The PI3 Kinase pathway is a leading candidate for targeted tumor therapy at this time. This pathway is frequently activated via mutation in both commonly occurring and rare tumor types. Current PI3K directed therapies are targeted to the catalytic subunits of the so-called Class I enzymes. Of the four Class I isoforms, only p110beta and p110beta are expressed in all tissues. Both the p110beta and p110beta isoforms appear to play distinct roles in oncogenic transformation, and, interestingly, isoform functionality varies according to tumor type. Only p110beta is activated by mutations in human tumors. Experiments with conditional knockout mice and shRNAs in human tumor cell lines have shown that p110beta is the key isoform for signaling from oncogenic receptor tyrosine kinases as well as oncogenes such as ras or polyoma middle T antigen. Surprisingly p110beta has been shown to be key for tumors featuring Pten loss, though mechanistic understanding of this data has been lacking. The roles of the two isoforms in insulin signaling are also quite distinct, with p110beta carrying the larger part of the signal, suggesting that inhibiting individual isoforms could have fewer side-effects than the pan inhibitors now entering the clinic. Thus we are excited that the differences in the roles of the isoforms may be exploited to make safer second-generation drugs for PI3Ks. While pharma has concentrated on p110beta specific inhibitors, we have worked to develop a tool compound, Kin-193, that can be used to treat Pten null tumors in mice via inhibition of p110beta. In this grant we seek to understand the mechanism(s) by which p110beta is specifically activated in Pten null tumors, to characterize Kin-193's effects on human xenograft tumors in mice, and to determine how resistance to p110beta inhibitors may arise.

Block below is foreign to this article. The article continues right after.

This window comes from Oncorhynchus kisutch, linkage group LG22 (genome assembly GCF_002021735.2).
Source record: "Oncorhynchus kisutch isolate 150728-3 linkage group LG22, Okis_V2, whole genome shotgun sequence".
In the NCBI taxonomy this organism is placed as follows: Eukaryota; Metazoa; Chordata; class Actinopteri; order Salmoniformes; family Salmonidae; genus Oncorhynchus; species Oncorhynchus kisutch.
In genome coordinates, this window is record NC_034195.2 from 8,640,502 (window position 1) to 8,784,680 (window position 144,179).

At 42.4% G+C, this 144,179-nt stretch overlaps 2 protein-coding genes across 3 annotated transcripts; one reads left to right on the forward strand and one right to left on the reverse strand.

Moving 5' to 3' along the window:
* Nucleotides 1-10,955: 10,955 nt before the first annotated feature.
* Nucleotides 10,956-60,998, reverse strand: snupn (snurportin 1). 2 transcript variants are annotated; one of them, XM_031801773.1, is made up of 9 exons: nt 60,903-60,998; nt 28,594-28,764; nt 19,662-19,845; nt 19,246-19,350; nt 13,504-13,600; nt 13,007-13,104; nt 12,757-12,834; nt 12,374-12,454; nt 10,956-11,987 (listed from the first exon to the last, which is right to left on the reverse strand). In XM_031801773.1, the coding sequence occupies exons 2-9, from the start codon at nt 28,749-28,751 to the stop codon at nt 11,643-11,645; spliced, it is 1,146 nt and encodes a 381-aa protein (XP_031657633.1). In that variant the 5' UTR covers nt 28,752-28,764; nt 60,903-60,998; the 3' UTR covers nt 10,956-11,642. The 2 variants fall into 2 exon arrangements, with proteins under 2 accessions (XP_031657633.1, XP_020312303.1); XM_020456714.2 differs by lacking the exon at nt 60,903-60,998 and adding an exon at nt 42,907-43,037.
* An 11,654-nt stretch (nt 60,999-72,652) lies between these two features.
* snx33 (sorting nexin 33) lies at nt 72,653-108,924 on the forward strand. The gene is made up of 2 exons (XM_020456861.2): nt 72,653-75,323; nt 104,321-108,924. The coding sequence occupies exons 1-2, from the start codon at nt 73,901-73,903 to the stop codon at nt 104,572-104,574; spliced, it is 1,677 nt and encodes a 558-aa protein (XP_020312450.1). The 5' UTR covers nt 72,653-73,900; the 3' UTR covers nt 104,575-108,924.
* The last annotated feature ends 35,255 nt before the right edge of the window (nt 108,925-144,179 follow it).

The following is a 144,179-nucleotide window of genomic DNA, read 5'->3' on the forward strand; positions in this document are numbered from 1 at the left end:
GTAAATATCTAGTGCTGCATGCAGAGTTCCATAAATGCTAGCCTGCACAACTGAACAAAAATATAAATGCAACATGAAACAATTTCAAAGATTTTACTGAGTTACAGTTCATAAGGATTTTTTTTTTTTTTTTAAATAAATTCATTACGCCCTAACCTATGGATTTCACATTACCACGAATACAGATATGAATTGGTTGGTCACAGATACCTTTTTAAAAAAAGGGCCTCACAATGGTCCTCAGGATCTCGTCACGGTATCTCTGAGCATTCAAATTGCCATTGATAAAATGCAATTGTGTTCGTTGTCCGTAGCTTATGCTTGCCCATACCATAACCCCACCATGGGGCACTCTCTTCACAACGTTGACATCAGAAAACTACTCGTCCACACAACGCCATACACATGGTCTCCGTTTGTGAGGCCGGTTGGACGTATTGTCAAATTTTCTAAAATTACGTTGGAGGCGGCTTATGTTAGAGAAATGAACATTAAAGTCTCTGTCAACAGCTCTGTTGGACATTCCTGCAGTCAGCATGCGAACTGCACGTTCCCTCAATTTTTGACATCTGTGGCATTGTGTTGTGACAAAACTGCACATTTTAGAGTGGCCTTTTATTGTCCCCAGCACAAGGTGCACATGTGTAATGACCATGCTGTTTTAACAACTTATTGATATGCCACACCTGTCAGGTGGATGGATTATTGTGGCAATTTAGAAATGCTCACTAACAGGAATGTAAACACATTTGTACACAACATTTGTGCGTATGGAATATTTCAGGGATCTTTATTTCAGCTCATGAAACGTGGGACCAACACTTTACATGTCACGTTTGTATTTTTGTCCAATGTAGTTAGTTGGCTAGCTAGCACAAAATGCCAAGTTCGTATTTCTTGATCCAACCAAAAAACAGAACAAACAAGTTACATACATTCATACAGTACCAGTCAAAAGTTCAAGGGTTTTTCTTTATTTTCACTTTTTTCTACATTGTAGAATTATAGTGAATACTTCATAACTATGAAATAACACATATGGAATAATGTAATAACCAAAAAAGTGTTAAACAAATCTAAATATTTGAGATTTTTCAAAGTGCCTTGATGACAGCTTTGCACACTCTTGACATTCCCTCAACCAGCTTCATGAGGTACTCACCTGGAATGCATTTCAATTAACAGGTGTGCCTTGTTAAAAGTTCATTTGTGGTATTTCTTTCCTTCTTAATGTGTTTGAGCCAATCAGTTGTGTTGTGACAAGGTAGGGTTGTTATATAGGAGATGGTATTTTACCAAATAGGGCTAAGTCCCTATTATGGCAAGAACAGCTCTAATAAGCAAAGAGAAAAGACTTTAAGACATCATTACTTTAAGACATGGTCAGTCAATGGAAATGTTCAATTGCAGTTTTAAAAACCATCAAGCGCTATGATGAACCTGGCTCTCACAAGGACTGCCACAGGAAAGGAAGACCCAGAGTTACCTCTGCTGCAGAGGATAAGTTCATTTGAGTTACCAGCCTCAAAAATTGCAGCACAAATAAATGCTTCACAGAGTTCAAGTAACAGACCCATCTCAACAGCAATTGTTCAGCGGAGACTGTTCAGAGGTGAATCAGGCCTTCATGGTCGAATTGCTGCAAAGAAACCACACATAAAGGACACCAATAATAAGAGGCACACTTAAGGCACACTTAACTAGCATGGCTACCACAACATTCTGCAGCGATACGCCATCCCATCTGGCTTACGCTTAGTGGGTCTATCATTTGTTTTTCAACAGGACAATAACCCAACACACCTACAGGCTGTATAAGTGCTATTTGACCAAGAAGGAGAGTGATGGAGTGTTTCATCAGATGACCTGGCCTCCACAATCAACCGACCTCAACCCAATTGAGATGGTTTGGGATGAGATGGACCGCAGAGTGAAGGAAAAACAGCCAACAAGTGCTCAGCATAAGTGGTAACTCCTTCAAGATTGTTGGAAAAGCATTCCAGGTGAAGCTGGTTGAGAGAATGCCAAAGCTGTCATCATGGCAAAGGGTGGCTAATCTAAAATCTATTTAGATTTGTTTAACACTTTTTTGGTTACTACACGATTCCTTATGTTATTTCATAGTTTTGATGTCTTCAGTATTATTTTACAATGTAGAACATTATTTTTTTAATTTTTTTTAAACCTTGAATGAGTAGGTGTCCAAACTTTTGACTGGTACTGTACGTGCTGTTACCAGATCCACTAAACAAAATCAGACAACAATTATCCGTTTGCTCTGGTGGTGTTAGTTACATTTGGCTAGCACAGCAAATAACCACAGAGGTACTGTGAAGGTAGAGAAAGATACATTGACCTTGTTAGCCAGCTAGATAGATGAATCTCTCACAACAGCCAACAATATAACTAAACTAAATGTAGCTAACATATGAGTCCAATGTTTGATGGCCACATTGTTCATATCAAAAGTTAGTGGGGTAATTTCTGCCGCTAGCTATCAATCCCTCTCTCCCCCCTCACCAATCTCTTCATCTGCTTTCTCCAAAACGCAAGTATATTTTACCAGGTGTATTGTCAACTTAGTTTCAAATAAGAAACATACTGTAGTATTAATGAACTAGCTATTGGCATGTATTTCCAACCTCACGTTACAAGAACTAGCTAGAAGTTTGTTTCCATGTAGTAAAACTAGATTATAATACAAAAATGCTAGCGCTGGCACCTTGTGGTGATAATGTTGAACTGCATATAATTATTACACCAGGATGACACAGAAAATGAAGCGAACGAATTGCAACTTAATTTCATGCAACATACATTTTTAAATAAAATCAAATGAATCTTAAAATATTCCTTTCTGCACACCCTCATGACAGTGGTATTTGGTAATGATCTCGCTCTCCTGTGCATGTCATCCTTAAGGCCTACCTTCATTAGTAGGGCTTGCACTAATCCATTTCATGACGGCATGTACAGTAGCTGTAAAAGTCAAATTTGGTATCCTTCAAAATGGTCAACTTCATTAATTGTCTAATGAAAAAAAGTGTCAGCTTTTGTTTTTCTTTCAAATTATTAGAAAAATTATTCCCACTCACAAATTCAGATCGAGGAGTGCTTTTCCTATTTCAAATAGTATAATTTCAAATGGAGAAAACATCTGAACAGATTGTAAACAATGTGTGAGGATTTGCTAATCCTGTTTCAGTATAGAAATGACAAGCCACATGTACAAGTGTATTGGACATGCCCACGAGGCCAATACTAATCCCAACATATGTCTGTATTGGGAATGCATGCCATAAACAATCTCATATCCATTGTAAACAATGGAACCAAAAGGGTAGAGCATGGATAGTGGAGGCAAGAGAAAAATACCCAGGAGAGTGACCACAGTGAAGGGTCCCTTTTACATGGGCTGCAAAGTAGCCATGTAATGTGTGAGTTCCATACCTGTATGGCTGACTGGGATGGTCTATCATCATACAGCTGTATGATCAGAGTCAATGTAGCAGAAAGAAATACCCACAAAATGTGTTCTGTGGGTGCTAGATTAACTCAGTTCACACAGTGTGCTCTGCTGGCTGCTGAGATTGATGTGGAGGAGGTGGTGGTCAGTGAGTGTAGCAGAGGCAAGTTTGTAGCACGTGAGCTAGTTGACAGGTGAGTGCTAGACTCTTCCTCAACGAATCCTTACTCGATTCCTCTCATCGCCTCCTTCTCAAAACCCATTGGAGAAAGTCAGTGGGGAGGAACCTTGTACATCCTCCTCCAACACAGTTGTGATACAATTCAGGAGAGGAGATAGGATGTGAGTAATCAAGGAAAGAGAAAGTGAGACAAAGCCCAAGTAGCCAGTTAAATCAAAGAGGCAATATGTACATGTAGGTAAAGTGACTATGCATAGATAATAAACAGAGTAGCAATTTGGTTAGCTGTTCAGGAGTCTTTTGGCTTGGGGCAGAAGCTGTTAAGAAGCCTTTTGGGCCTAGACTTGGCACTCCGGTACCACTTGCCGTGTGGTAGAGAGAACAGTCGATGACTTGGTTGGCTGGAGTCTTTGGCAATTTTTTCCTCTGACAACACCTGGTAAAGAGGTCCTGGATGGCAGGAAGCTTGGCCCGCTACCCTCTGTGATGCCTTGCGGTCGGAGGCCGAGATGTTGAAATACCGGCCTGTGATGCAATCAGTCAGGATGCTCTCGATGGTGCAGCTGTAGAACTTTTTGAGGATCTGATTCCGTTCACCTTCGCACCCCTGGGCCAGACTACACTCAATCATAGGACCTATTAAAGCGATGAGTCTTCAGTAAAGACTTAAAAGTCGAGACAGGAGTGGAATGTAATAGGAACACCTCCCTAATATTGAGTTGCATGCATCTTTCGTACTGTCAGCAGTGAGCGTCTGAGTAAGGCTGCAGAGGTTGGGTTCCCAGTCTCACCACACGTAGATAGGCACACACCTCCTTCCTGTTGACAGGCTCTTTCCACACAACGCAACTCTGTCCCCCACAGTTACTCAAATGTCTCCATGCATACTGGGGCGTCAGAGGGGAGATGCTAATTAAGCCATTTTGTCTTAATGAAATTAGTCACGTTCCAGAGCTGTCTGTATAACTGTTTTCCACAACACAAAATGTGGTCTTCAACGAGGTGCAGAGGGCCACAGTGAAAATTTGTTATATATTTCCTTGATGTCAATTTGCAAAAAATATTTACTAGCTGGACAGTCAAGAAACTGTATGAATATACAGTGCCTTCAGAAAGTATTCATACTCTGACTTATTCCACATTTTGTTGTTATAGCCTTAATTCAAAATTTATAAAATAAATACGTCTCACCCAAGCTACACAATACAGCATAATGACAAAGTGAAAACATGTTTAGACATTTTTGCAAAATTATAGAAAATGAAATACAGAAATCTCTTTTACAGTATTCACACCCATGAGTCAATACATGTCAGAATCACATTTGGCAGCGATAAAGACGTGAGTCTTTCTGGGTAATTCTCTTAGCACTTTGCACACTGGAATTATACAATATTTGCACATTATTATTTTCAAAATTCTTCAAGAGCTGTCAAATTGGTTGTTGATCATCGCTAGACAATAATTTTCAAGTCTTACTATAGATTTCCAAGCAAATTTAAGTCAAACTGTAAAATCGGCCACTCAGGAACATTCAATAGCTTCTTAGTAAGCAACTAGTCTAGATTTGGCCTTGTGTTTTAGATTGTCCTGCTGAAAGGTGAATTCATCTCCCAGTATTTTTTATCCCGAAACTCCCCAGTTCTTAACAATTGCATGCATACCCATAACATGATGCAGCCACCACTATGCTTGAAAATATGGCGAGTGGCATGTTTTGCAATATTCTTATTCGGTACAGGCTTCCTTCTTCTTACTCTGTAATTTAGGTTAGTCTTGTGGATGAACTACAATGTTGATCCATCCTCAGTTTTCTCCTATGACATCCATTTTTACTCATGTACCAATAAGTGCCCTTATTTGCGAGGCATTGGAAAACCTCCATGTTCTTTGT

Cancer is frequent cause of death and morbidity. Many cancers arise at least in part due to the loss of expression of the tumor suppressor gene known as Pten. This grant requests funds to study a new type of treatment for tumors arising from Pten loss. Successful completion of the work in this grant may help to cure a large cohort of human tumors.
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